A Grape Highlight: Sauvignon Blanc
I had my first memorable introduction into Sauvignon Blanc with a wine my sister brought back from her trip to New Zealand last year. Unexpectedly, her trip was a life changing experience for....well me. The wine she gave us was bright and crisp, smelling of gorgeous pink grapefruit and paired perfectly with our spicy fish tacos. The taste of this amazing wine spurred a summer obsession and was refreshing enough to keep me moderately cool on hot summer nights.
Like many other grapes, this grape is heavily influenced by terrior. The terrain and soil types in the different areas give this grape unique qualities based off of the region in which it is grown. Few elements remain common in Sauvignon Blanc despite where it comes from: high acidity, low sugar and notes of green pepper. To me, the low sugar levels mean this varietal is less likely to give you a headache the next morning... if you happen to over indulge.
Sauvignon Blanc has successfully been grown in regions all over the world; though this grape is partial to cooler climates. From Bordeaux to Marlborough, this wine has been making a noticeable impact with it's ample diversity within the single varietal. Because of this, there seems to be a Sauvignon Blanc for every wine drinker. While you may not like one from Sancerre, France you may very well enjoy one from Napa.
If your are new to this wine varietal, think of your personal palate. Do you like light fruity notes, or do your prefer hints of minerality? Take a look at the tasting notes for Sauvignon Blanc from these different regions and find where your palate falls:
Bordeaux, France: The birthplace of the grape, used in White Bordeaux blends: combined with Semillon and Muscadelle. The wine will have grassy and light floral aromas. It is a good jumping off point if you are not looking for a tongue punching wine. This is because the acidity is softened by the waxiness of the Semillon.
Napa, California: Often the wine is aged in oak barrels which is not traditional for this varietal. Similar to the effect oak has on Chardonnay, it can cause a more creamy mouth feel. The aroma of these wines are floral, light fruitiness, and buttered bread.
New Zealand: This grape is the superstar of New Zealand. It is perfectly made at a good price point. Though the country does not produce a lot of wine/grapes, they produce high quality wine. You will find heavy hints of grapefruit, lime, jalapenos and gooseberry. (Don't know what gooseberry smells like? Think cat pee, I know that sounds really unappealing - but it is sterile and I like the taste.)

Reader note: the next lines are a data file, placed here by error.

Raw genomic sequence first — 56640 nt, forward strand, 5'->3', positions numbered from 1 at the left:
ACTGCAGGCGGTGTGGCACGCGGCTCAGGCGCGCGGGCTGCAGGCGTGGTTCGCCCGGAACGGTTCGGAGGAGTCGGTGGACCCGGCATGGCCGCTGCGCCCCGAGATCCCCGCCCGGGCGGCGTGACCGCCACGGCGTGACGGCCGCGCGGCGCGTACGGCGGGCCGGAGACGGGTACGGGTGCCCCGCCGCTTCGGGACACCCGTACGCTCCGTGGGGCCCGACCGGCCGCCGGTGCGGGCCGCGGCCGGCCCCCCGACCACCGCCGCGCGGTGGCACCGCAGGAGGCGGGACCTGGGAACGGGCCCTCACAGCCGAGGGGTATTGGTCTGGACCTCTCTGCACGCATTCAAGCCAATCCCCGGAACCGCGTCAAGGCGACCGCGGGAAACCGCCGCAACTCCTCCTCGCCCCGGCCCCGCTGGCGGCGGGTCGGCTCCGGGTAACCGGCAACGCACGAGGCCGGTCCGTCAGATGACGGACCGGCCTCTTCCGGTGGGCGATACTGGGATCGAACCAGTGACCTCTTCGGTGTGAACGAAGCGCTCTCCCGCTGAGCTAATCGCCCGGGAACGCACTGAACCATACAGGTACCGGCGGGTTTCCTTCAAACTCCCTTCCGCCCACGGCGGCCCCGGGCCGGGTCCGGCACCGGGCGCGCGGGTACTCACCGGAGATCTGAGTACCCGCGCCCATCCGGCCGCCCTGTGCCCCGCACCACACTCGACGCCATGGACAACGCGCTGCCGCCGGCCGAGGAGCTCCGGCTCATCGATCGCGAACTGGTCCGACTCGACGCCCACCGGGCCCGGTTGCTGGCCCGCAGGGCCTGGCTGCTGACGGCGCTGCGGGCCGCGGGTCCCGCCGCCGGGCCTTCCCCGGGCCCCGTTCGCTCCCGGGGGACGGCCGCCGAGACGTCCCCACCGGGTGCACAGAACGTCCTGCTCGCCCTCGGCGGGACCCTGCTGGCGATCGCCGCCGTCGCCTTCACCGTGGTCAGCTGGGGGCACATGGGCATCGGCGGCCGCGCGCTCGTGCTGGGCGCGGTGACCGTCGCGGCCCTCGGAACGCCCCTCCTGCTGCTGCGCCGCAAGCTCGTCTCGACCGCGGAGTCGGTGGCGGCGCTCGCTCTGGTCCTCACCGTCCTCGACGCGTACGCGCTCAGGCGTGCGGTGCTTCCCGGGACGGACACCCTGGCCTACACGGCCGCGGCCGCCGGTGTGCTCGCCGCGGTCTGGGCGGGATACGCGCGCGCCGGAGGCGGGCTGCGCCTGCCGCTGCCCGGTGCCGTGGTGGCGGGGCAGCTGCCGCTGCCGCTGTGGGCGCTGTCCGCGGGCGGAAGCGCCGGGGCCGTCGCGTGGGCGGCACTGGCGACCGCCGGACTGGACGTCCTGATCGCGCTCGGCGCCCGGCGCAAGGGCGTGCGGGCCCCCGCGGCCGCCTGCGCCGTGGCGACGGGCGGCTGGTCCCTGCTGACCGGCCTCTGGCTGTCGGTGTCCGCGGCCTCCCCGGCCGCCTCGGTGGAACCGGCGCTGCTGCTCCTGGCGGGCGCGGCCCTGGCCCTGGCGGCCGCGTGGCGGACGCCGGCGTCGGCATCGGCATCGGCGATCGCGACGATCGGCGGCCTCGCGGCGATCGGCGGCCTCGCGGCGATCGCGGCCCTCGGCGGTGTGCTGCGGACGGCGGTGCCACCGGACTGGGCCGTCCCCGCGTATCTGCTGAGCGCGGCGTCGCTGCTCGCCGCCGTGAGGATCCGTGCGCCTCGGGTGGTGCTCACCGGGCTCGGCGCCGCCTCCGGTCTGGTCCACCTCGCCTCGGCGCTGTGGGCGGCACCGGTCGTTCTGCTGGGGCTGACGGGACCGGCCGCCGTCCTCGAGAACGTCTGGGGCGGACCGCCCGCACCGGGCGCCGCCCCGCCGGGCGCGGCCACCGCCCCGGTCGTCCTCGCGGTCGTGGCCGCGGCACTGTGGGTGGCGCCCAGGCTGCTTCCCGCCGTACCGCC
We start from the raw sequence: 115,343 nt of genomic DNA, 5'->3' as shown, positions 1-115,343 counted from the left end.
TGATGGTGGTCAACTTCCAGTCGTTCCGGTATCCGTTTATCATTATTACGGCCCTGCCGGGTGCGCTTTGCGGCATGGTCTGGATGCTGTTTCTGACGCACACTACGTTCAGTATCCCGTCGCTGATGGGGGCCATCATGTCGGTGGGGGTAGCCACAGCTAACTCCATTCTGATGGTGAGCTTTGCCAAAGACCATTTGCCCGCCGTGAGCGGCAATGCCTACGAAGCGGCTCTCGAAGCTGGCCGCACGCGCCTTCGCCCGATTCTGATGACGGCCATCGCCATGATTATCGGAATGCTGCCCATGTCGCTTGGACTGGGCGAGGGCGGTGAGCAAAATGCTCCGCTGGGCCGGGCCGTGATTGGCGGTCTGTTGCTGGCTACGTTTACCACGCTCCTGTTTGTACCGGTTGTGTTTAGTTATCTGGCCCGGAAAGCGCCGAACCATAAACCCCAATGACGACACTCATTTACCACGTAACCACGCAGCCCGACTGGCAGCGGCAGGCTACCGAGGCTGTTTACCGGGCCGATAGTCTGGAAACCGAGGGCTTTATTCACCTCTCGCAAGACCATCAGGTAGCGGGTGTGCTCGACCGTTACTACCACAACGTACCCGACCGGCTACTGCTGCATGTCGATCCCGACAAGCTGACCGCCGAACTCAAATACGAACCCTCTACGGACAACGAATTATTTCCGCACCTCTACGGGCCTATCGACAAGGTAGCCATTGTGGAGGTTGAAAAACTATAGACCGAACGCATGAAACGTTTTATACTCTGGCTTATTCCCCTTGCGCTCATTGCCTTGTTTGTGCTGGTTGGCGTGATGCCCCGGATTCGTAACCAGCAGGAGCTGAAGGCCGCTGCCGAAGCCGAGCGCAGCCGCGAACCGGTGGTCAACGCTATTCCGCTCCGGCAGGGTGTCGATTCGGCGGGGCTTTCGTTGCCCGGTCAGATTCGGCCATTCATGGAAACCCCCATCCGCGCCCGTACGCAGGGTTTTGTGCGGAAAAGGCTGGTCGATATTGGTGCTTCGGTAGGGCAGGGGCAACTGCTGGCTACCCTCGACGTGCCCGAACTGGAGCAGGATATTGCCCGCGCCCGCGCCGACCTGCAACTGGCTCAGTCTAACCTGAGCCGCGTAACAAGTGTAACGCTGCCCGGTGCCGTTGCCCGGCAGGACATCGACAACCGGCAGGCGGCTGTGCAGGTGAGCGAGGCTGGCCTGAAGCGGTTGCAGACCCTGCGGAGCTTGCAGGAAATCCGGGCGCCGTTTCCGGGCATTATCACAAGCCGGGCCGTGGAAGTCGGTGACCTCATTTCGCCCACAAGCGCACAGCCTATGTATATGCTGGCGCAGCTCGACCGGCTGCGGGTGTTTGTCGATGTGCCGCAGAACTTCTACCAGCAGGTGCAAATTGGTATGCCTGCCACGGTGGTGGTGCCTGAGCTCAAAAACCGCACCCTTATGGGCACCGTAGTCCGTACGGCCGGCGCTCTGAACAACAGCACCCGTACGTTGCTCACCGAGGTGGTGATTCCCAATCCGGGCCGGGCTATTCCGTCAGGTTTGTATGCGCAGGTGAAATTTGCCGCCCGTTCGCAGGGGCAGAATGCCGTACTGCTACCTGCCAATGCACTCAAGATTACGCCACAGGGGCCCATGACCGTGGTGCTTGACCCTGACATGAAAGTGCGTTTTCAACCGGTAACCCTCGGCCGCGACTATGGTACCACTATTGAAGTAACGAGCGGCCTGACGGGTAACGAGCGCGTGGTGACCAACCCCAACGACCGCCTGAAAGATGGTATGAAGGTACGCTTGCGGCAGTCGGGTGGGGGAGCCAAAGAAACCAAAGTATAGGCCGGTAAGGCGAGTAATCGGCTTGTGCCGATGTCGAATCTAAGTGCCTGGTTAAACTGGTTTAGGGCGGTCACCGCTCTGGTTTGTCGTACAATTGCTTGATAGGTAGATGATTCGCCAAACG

Washington: These wines will have more diverse fruit and citrus aromas. From melon, to pineapple, to granny smith apples, these wines are light and refreshing. You will also find lemon grass and gooseberry notes in these wines. Washington is very unique in the variety of terrior it houses, so finding your preferred Sauvignon Blanc from here may be more of a challenge.
Sancerre / Pouilly-Fumé AOC ,France: Wines from here will be the most bold. These wines contain mineral notes like chalk, graphite, limestone and smoke, that are complimented by grassy and green pepper notes. These areas are located in France's Loire Valley.
Now that you have an idea of where your perfect Sauvignon Blanc may come from, go to your local wine shop and explore the world through wine. It is a very popular varietal so you should not have issues finding one you enjoy. But please stay away from mass produced wines. I do not want you to get a poor taste in your mouth for this varietal due to some giant yellow bottle.
And as always, I suggest you pair this wine with food. I am partial to pairing these wines with Sushi and of course fish or shrimp tacos accompanied by a zesty and spicy slaw. Another great pairing is a bright summer salad sprinkled with goat cheese. Remember, pair like with like. This wine is light and refreshing, so eat something light and refreshing to go with it.
The price point and the versatility of this grape make it a staple for your home. But, do not hold on to a Sauvignon Blanc, unless it is from Bordeaux (because it will be blended with other grapes). The high acidity of this varietal does not allow it to age well on it's own. So buy that bottle and drink up!